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A new report from the Climate Change Committee (CCC) states that the UK Government needs to introduce measures to help address the hole left in public finances by fuel duty. As the UK switches to electric cars, revenue from fuel duty will be cut dramatically, which could leave the Government with a black hole of around £28billion a year.
In the report, the CCC called for a “sensible and fair approach” to road pricing, to ensure the shortfall is made up.
This would be implemented to avoid further subsiding the costs of driving from general taxation.
Without any tax on driving, the considerable operational savings offered by EVs can be expected to significantly increase congestion as the costs to drivers of each extra mile driven is lower.
To combat the changes in habits, the CCC suggested a variety of potential approaches to road pricing.
One suggestion is a simple charge per mile driven, which could be levied based on annual odometer checks, which could be done when getting an MOT test.
Another more sophisticated scheme includes varying the charge based on the time of day or the location, based on “vehicle tracking technologies”.
Simple approaches such as flat charges per mile or road/geographic tolling are familiar to consumers and easier to understand,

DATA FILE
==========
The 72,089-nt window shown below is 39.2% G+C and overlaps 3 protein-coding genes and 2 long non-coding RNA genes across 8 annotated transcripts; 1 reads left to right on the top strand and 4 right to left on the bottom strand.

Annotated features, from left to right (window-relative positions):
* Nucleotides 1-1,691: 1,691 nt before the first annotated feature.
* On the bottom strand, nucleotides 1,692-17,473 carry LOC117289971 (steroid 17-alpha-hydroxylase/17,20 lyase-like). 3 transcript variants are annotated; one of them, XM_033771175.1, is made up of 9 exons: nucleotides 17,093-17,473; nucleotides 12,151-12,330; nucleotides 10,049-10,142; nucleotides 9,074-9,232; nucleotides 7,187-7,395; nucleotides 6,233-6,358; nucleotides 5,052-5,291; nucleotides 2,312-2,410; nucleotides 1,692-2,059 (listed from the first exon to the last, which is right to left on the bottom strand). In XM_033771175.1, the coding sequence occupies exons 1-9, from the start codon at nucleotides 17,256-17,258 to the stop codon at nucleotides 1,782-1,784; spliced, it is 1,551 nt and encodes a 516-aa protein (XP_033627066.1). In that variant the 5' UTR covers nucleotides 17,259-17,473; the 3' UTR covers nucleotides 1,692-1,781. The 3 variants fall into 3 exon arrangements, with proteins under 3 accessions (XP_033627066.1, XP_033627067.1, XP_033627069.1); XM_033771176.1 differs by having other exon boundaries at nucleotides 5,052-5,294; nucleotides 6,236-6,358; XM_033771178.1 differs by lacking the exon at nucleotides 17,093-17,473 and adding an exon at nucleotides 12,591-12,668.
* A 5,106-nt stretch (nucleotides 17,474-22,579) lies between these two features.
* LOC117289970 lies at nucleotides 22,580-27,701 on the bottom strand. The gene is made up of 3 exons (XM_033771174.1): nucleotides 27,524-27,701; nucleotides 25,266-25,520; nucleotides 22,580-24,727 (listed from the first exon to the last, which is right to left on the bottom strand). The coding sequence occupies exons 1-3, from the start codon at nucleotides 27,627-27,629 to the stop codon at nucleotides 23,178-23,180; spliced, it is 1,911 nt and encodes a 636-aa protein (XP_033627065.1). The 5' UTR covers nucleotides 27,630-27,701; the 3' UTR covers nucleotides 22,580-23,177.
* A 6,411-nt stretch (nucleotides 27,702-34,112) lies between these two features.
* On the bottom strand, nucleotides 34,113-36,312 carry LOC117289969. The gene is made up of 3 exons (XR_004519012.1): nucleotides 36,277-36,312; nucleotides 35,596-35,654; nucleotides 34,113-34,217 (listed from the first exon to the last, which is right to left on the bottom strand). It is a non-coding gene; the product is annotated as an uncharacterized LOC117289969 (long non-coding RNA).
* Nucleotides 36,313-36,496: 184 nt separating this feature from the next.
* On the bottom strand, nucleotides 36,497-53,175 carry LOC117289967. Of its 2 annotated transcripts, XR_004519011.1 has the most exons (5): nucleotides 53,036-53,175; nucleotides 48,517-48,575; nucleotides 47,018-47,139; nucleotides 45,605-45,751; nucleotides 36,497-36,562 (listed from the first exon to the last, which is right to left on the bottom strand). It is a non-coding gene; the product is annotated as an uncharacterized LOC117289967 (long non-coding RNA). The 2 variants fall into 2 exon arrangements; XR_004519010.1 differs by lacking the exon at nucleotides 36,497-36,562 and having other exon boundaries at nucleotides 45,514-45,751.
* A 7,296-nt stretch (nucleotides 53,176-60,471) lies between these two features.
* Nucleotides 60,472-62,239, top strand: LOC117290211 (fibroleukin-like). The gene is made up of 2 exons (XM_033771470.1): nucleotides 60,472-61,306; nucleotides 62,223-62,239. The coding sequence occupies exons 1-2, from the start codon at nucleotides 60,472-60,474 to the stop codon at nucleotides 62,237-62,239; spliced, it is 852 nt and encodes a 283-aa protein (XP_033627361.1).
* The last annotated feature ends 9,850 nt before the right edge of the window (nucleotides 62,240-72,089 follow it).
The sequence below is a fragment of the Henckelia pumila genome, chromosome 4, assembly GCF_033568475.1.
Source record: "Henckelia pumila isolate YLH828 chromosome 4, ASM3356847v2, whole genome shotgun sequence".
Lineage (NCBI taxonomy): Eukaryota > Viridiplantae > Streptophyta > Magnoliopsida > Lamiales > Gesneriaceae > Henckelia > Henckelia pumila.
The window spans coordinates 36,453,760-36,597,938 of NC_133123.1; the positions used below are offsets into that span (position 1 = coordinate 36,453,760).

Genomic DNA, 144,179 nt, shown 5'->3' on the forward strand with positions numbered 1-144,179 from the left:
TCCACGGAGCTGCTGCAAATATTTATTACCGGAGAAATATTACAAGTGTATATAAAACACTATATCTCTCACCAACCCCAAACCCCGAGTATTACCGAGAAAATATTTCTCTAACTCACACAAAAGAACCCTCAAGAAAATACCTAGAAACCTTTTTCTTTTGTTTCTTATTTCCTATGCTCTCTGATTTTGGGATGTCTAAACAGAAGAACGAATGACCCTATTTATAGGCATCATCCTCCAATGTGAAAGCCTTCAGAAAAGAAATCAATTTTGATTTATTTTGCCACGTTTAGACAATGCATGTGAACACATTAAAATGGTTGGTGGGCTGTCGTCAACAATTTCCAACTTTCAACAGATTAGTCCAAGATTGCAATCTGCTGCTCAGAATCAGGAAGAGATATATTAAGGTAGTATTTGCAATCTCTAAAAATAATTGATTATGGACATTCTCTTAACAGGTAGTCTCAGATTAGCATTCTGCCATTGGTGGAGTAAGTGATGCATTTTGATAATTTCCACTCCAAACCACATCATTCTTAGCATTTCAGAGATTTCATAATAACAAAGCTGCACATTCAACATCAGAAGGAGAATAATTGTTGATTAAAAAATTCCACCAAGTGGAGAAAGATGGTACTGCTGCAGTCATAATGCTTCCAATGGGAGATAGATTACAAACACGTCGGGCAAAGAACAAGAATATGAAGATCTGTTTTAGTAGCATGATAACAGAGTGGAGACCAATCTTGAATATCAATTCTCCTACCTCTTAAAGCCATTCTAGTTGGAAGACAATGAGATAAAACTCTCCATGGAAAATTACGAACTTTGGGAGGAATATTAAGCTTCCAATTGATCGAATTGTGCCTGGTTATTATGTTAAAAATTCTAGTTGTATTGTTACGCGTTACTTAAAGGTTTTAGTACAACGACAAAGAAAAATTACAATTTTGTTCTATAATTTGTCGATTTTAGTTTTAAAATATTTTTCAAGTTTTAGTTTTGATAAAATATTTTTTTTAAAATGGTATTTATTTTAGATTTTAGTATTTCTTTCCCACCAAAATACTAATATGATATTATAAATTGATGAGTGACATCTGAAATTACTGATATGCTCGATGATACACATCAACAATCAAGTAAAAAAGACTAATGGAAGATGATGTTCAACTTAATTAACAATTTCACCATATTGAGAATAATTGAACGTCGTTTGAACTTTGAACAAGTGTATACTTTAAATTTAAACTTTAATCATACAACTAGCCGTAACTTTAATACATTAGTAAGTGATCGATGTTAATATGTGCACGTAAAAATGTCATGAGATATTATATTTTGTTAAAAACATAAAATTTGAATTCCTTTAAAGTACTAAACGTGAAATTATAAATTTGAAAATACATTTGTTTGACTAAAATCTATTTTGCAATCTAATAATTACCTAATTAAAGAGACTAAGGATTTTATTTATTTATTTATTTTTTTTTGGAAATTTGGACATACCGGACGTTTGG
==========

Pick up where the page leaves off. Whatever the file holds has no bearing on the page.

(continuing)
This may make these schemes more straightforward to implement.
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However, the report finds that more dynamic schemes offer more ability to internalise some of the costs of driving.
These tailored prices could also help reduce congestion or disincentivise harmful behaviours.
The CCC conceded that the Government needed to explore policy options as soon as possible in the run-up to the 2030 ban on sales of new petrol and diesel cars.
It added that introducing a new tax system at an “early stage” will help avoid a situation where drivers “begin to assume that EV driving will always be tax free”.
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Currently, petrol and diesel drivers pay fuel duty at 52.95 pence per litre, bringing in £28billion for the Government last year, with both fuel types being subject to 20 percent VAT.
The report also highlighted the ZEV mandate which is set to be introduced from 2024, following a public consultation launched in April 2022.
The Government intends to use the mandate to set legally binding annual targets for sales of zero-emission cars and vans that are at least as ambitious as the trajectories modelled in the Transport Decarbonisation Plan.
According to RAC estimates, there are currently about 462,050 battery electric vehicles on the UK roads.
This has more than doubled since 2020 when there were 207,051 EVs.
Lord Deben, Chairman of the Climate Change Committee, said: “It is to the Government’s credit that the significant successes of the COP were possible only because of British commitments.
“In targets, the UK is indeed a world leader.
“However, this Progress Report reveals that, despite important achievements in renewable energy and electric vehicles, the Government is failing in much of its implementation.
“Sharply rising fuel costs should have given added impetus to improving energy efficiency, yet the necessary programmes are not in place.”
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